• The current API (Amazon EC2 on 2008-12-17) does not support port ranges for security group using command line tools or Query API, you will need to use SOAP API
  • An account can have a maximum of 100 security groups
  • Security groups are just access rules applied to a single or collection of instances, if two instances are part of the same security group this does not afford them any special access between them.
  • An instance running in promiscuous can not sniff any traffic intended for a different instance.
  • A running instance cannot change security group access rules. You need access keys or X 509 key to authorize change.
  • In the instance you can get the security group information from the instance meta-data (curl http://169.254.169.254/1.0/meta-data/security-groups)

Key Pair

Amazon discourages the use of passwords and the normal way to access an instance is using ssh and a private key. Amazon EC2 provides facilities to generate the key(2048 bit RSA key), at instance startup you can attach the key name to the instance and this will allow root access. Normally you will customize the AMI with your own less privileged user public keys and disable root login

Securing Your Application

Now that we have covered the basics how can we use these to secure a distributed application. Below is the normal deployment architecture for a typical tiered application.
ec2

In the above deployment we have created 4 security groups

Web-Security group: Allows http (80) and https(443) to everyone to access the application

App security group: Only allows access from instances running in web security group on required ports e.g. 8080

DB security group : Only allows access from instances running in app security group on required ports e.g. 3306

ssh-admin security group: Only allows access to ssh port 22 and as a matter of policy access is allowed from specific host address or organization network. This allows easy management of permissions.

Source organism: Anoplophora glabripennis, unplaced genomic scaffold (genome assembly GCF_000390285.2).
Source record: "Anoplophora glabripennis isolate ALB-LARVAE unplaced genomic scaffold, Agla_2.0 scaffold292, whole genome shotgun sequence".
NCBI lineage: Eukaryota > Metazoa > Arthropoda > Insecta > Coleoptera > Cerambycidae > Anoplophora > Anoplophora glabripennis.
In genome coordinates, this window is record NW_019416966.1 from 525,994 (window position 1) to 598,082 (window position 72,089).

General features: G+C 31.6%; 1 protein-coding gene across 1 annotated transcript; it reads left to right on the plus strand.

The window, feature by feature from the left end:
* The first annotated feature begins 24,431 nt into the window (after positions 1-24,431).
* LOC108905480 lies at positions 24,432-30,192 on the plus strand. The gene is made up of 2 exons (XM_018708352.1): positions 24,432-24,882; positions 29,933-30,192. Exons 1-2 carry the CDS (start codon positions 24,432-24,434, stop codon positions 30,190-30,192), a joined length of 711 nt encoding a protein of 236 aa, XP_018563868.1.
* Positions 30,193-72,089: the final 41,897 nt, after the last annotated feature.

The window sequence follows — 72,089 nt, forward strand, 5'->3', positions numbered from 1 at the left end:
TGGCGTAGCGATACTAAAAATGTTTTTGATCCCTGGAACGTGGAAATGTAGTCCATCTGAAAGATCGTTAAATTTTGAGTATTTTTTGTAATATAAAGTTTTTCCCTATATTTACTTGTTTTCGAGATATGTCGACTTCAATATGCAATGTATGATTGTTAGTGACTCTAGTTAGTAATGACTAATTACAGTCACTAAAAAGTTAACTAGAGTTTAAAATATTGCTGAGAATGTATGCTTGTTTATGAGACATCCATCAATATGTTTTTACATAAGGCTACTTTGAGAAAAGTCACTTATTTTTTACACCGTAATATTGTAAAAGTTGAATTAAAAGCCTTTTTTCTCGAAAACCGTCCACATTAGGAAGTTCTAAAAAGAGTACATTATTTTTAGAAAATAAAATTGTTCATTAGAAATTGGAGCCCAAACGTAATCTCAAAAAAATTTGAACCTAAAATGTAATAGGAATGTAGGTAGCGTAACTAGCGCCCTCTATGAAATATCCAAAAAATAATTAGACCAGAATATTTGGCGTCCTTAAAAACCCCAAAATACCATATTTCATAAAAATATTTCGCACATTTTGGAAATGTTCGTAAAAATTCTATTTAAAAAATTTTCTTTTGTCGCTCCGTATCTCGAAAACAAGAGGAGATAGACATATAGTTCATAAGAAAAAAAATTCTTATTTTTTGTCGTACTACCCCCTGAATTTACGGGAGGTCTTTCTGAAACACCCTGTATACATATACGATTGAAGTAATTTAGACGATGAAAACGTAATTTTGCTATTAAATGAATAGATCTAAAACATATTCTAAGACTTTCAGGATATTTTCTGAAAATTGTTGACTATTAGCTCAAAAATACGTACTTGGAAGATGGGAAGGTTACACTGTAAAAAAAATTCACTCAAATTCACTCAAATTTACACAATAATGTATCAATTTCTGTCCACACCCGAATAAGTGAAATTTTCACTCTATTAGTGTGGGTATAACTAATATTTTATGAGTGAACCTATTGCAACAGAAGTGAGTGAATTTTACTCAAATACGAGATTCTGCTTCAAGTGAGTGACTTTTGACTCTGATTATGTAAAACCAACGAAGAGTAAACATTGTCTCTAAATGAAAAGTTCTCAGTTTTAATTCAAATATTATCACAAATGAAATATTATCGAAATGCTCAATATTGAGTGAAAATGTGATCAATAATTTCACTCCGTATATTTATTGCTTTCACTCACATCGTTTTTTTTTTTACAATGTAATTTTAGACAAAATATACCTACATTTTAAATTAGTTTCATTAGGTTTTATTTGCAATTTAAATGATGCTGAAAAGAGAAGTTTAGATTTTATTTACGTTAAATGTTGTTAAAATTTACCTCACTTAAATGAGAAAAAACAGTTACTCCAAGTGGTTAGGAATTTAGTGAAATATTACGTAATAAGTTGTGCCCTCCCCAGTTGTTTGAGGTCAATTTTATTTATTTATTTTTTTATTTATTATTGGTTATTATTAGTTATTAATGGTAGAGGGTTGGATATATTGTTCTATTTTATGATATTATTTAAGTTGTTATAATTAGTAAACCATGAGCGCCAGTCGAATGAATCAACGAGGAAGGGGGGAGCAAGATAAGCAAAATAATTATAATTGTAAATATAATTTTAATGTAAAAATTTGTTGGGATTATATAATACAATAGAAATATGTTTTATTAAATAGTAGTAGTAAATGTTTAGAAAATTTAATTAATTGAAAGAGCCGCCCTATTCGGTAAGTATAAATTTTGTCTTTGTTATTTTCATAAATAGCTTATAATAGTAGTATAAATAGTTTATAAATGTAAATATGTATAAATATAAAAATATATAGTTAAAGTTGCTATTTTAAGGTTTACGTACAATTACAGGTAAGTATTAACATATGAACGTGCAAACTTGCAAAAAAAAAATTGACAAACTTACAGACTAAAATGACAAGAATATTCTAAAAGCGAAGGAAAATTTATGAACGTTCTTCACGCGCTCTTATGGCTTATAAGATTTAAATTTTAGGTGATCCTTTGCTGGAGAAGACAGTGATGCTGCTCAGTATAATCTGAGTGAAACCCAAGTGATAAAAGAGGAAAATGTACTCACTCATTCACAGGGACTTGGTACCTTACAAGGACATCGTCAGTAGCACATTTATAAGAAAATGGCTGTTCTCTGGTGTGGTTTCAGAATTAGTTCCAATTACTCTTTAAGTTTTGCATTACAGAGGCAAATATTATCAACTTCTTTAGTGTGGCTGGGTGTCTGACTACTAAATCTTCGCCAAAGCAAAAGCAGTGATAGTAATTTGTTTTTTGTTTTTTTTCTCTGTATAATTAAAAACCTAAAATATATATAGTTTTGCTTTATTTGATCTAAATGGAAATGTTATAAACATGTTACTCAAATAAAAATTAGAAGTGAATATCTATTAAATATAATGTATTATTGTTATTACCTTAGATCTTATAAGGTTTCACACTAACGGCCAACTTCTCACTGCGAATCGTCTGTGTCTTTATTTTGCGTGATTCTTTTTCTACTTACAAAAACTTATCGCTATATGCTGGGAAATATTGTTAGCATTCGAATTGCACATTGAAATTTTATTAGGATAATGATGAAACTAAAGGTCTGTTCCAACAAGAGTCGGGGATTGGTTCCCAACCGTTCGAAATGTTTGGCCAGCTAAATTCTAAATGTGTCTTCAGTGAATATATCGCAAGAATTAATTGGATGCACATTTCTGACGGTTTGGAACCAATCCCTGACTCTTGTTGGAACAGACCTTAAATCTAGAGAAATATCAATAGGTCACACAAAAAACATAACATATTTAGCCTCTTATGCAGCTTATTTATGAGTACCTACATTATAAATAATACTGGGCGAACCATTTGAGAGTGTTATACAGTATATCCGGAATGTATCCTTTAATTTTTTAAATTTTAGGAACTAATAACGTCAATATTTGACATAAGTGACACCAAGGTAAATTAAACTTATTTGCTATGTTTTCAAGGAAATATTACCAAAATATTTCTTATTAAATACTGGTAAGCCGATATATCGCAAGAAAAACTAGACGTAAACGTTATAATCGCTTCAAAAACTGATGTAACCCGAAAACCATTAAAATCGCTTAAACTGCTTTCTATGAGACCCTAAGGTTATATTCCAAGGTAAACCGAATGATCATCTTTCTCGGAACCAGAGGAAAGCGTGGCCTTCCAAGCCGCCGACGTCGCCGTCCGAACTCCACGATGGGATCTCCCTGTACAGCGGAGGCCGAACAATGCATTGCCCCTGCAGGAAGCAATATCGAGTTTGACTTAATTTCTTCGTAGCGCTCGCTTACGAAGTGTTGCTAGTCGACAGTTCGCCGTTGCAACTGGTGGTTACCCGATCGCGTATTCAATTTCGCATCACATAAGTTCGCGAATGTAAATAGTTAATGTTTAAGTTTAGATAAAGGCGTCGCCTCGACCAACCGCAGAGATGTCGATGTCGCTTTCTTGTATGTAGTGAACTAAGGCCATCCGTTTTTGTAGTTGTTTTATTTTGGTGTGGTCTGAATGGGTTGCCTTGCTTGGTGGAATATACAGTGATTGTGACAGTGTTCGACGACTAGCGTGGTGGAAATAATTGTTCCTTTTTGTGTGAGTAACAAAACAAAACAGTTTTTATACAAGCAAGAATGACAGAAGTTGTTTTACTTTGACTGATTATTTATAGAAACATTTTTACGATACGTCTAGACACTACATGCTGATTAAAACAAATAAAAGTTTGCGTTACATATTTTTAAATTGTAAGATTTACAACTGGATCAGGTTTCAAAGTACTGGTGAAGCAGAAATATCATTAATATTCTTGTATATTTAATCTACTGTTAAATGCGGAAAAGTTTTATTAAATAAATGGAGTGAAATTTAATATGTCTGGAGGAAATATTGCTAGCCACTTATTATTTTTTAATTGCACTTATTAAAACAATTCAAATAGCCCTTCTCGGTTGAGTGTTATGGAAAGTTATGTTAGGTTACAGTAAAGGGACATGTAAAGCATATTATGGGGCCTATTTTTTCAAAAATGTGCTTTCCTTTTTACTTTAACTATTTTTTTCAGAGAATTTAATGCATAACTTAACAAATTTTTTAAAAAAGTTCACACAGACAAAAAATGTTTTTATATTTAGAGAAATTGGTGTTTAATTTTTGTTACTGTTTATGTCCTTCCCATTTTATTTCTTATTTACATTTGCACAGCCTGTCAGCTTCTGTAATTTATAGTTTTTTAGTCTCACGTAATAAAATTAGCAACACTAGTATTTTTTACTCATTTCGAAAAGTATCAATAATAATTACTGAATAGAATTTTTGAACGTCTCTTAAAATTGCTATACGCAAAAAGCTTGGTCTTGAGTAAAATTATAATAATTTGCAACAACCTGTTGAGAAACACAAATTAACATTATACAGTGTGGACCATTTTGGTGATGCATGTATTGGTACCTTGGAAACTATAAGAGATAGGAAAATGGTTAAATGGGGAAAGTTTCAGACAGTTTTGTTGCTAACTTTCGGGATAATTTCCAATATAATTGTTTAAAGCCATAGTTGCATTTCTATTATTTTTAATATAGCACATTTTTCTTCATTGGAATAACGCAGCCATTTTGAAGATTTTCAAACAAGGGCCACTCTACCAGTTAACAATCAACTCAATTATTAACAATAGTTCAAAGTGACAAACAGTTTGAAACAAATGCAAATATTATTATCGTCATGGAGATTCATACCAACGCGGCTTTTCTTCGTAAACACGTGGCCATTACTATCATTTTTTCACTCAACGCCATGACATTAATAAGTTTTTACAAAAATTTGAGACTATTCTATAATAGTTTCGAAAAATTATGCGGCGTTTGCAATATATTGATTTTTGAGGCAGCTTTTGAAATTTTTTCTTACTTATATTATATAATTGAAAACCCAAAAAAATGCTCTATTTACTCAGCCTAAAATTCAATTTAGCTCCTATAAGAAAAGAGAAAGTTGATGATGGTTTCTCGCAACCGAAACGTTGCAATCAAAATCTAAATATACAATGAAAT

As you can start an instance with multiple security groups the web tier instances will run with web and ssh-admin security groups, app server instances with app and ssh-admin and finally database instances with db and ssh-admin.

You will not need to change web, app or db security groups, The cloud administrator will allow or revoke admin access by  just adding or removing hosts from ssh-admin group with port 22 access. You can write scripts or use any GUI (Elasticfox, Amazon admin console) tool

Other Best practices

  • Make secure requests to Amazon Web Services see
  • Restrict ssh port(22) access to  host or organization network
  • You can and are encouraged by amazon to use an other firewall (e.g iptables) in conjunction with security groups  on an instance to restrict inbound/outbound traffic and have finer control
  • Dont open any port unnecessarily
  • Have separate application administrator (ssh access to instances) and cloud administrator(setting up security groups and key-pair generation with access to amazon EC2 certificate and access keys but no ssh access to running instances)
  • Disable password based login( set PasswordAuthentication no in /etc/ssh/sshd_config) see
  • Customize the AMI with your own user public keys and disable root login. If you need root login use sudo see
  • Keep your AMI up-to-date with security patches and fixes